Child Trust Fund or Junior ISA – What Next?

Does your child have a Child Trust Fund or Junior ISA nearing maturity? What does that mean, and what are next steps?

Firstly, let’s look at what both of these products are…

Child Trust Fund

This was a tax free savings scheme set up by the Government for all children born between 1 September 2002 and 1 September 2011. The Government then issued monetary vouchers which could be paid into the Child Trust Fund (CTF).

There were two CTF options –  a cash fund or stocks and shares. There is an annual investment allowance, currently £9,000. The year runs in line with your child’s birthday, unlike ISAs which are dictated by the tax year.

Decisions around investment choice and which provider to choose would be made by somebody with parental responsibility, known as the Registered Contact. Once your child reaches the age of 16 they are allowed to take over managing the account themselves.

The CTF scheme is no longer available. And we are now at the point where a number of the earlier CTFs are maturing, as children reach the age of 18.

If you believe your child has a Child Trust Fund, but cannot find the details, this HMRC tool should help: https://www.gov.uk/child-trust-funds/find-a-child-trust-fund

Junior ISA

Similar to a regular ISA this is also a tax efficient investment plan, and like the CTF has an annual allowance of £9,000. ISAs are built around the tax year, so the allowance is from 6 April to 5 April of the following year.

Again, a Junior ISA can be invested in cash or stocks and shares. You can have a combination of both types, provided you do not need exceed the annual allowance.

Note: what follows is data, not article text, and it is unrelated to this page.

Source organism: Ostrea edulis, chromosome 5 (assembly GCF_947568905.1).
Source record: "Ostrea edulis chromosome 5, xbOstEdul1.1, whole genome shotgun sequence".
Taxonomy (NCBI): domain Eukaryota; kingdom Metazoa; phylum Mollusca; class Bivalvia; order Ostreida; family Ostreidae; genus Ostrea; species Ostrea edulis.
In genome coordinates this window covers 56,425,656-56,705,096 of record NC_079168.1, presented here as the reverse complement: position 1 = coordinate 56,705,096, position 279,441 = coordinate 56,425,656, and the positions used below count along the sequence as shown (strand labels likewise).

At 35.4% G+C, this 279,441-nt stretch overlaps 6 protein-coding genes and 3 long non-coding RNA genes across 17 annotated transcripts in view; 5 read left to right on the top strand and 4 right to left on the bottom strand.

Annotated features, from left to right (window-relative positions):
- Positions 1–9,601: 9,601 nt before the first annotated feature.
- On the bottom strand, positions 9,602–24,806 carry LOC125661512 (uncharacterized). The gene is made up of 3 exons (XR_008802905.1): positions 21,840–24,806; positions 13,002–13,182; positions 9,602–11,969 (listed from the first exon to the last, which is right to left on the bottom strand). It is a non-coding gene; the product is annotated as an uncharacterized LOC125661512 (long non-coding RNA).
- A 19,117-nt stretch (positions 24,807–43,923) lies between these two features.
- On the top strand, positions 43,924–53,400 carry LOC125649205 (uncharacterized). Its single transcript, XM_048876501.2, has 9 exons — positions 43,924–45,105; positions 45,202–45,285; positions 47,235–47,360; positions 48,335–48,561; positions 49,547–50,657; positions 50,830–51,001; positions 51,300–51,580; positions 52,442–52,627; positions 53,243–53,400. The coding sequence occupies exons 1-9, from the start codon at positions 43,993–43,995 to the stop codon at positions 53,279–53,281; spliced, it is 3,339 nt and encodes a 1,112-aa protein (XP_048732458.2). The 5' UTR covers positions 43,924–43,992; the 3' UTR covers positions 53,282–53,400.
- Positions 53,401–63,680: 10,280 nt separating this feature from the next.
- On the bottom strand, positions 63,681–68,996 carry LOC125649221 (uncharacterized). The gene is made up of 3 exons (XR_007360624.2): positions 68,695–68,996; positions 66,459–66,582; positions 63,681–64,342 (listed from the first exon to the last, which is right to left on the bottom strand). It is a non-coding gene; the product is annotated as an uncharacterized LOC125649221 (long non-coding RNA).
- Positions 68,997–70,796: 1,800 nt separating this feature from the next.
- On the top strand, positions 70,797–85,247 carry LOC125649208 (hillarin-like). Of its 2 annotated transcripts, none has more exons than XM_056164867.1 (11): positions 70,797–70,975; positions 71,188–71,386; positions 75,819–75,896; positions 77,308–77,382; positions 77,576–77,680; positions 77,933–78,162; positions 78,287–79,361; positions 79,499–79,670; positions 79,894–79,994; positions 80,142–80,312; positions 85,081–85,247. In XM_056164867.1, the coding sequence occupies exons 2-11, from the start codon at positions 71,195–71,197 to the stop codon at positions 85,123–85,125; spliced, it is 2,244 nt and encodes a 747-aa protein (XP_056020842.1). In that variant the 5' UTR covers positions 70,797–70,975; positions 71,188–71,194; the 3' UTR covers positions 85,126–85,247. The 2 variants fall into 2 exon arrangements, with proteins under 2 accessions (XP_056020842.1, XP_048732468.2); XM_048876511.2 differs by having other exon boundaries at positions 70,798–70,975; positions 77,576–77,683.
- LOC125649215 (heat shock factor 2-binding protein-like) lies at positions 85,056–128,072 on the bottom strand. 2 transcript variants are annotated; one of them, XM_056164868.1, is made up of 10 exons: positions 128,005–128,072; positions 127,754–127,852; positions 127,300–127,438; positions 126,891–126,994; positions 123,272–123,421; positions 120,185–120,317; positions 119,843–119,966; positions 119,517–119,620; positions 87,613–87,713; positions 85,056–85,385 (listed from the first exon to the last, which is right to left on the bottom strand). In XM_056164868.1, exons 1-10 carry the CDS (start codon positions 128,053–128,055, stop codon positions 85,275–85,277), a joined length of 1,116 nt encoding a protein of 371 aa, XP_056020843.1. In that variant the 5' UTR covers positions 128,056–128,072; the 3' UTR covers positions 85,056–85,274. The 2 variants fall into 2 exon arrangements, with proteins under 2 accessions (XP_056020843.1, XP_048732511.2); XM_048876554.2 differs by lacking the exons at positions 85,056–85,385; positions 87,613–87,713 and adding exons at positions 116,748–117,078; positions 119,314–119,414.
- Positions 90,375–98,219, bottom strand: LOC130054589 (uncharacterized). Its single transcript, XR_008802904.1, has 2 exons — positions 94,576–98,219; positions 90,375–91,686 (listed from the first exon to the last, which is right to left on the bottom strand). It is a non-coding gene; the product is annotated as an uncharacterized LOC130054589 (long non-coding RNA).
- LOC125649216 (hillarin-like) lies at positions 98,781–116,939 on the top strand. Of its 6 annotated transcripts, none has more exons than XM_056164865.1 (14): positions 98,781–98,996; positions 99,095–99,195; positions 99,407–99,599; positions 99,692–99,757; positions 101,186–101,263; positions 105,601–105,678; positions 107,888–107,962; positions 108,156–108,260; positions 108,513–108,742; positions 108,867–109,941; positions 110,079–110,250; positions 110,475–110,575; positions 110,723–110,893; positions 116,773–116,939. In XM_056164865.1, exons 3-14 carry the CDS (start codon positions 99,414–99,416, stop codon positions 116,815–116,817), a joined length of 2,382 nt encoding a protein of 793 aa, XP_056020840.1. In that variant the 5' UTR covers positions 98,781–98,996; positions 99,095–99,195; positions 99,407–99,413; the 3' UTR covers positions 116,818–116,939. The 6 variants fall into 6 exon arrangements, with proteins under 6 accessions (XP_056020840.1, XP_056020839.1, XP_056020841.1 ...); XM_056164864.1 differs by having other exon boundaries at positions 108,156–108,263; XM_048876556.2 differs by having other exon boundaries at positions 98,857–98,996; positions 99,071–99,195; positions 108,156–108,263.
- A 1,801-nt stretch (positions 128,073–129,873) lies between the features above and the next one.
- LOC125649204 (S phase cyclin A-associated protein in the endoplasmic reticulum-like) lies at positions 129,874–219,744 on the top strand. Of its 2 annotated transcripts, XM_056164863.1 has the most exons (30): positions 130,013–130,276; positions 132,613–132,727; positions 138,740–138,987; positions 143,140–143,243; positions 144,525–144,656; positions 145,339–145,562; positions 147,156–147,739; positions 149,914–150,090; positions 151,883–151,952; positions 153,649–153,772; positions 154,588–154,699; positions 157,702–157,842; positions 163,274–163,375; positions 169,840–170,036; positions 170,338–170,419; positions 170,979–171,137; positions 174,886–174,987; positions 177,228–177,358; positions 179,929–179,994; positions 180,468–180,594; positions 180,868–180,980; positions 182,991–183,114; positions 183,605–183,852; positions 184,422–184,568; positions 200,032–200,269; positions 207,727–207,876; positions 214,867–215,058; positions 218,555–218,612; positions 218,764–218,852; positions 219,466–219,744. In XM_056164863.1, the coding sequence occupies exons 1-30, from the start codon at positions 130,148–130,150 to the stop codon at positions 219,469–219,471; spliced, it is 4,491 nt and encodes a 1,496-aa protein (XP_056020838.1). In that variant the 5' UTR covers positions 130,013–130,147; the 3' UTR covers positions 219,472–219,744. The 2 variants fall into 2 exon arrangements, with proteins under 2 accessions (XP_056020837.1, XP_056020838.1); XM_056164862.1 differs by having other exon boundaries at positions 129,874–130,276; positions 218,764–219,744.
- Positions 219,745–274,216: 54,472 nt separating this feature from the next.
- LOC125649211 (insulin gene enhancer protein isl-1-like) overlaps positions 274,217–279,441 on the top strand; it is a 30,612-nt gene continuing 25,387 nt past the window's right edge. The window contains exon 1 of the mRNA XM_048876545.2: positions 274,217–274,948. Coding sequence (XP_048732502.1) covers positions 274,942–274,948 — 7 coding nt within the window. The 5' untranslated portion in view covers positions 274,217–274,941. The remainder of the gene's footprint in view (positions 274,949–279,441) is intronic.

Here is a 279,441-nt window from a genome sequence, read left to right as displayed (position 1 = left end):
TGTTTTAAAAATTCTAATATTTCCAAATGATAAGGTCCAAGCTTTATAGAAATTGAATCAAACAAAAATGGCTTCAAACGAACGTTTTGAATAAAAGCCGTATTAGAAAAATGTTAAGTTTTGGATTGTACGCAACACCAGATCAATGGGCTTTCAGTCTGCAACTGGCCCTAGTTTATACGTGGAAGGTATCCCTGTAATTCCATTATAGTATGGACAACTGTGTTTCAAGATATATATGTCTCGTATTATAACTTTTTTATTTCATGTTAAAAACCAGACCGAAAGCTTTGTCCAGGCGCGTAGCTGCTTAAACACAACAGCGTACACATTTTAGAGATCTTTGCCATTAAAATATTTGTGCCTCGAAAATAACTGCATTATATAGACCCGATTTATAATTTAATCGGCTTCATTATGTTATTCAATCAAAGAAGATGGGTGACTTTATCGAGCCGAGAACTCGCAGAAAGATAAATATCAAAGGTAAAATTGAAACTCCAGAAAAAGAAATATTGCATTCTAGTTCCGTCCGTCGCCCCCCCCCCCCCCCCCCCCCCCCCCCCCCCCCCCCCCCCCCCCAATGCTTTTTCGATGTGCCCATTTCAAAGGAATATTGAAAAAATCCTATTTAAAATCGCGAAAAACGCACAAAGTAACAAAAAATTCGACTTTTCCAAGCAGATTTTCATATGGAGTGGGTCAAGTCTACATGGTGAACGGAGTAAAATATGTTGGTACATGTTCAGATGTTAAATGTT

If your child currently has a CTF this can be transferred to a Junior ISA, but you cannot transfer it back again, if you change your mind.

What happens when CTFs and Junior ISAs mature?

By the time it matures your child will be 18 and is therefore legally allowed to make their own decision about what to do with the money.

It depends on how much has been invested each year, and where it has been invested, as to how much is in the fund. But no matter what the total there are choices to be made.

If you do nothing, a cash CTF or Junior ISA will be automatically transferred to an adult cash ISA. That is likely to be within a similar portfolio and will be the same provider as the previous product. So, if you have been disappointed with the performance you need to take action now.

Transferring to a regular ISA product is one of the most tax efficient choices. However, you and your child should determine what is the right ISA for them. Whether it is cash or stocks and shares depends on your attitude to risk, which is something we have covered before.

Moving to a standard ISA product means you can then enjoy the increased annual allowance, which is currently £20,000 – again this is across the tax year.

Of course, your child isn’t obliged to re-invest the money. They are perfectly at liberty to just spend the money as they wish.

However, this is the perfect time to start financial lessons, if you haven’t already. To talk about the importance of saving towards bigger goals such as a car or a deposit for a first house or helping towards time at university versus the immediate gratification of spending a windfall now.

Talking your child through the options, the risks and the upsides is important.

We are huge fans of whole family financial planning, and really enjoy starting financial discussions at an early age to appreciate the importance of money and what can be achieved.

This feels like the perfect time to introduce a financial adviser to help talk through any concerns. Naturally, we’d love to help, if you’d like to arrange a meeting.

To talk about next steps for a Child Trust Fund or Junior ISA, please contact us on 01344 875 310.

child trust fund or junior ISA